Nuns from the Sisters Of The Valley Order, pictured ready to greet  the Gone To Pot celebrities exploring the legalisation of cannabis across the US

Nuns from the Sisters Of The Valley Order, pictured ready to greet the Gone To Pot celebrities exploring the legalisation of cannabis across the US

But in Britain others remain firmly convinced the law must not change and point to the lives damaged and even lost to the drug.

An inquest last week found Polly Ross, 32, had developed ‘drug-induced psychosis’ caused by marijuana she had been smoking to ease her morning sickness before she killed herself by stepping out in front of a train.

In California, it has been legal for 21 years to purchase marijuana for medicinal purposes and the state voted last year for recreational use to be legalised too.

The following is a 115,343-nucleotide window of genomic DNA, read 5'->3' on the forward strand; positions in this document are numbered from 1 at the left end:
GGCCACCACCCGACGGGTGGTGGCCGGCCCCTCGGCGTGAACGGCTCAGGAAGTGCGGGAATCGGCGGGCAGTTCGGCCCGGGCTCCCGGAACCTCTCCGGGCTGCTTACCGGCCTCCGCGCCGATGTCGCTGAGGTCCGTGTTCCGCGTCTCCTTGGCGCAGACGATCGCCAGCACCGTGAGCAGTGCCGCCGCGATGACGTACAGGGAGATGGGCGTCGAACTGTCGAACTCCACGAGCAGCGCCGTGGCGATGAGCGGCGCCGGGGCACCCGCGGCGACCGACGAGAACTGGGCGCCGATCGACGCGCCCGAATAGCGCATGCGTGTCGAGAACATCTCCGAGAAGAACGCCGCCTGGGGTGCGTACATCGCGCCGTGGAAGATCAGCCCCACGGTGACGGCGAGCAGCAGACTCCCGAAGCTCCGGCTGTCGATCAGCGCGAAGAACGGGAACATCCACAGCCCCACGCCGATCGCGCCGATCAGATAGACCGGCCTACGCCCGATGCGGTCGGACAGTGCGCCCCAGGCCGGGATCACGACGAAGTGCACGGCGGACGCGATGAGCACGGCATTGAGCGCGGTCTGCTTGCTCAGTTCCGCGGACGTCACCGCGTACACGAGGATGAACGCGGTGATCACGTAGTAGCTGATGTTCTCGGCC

Biggins and Pam St Clement – who played Pat Butcher in EastEnders – began their three-week journey in San Francisco, California.

Christopher Biggins, pictured, is one of the stars visiting the States that have legalised cannabisChristopher Biggins, pictured, is one of the stars visiting the States that have legalised cannabisEastEnders' Pam St Clement, pictured, is one of the stars visiting the States that have legalised cannabisEastEnders' Pam St Clement, pictured, is one of the stars visiting the States that have legalised cannabis

Road Trip: Christopher Biggins, pictured left, and EastEnders' Pam St Clement, pictured right, are among the stars visiting the States that have legalised cannabis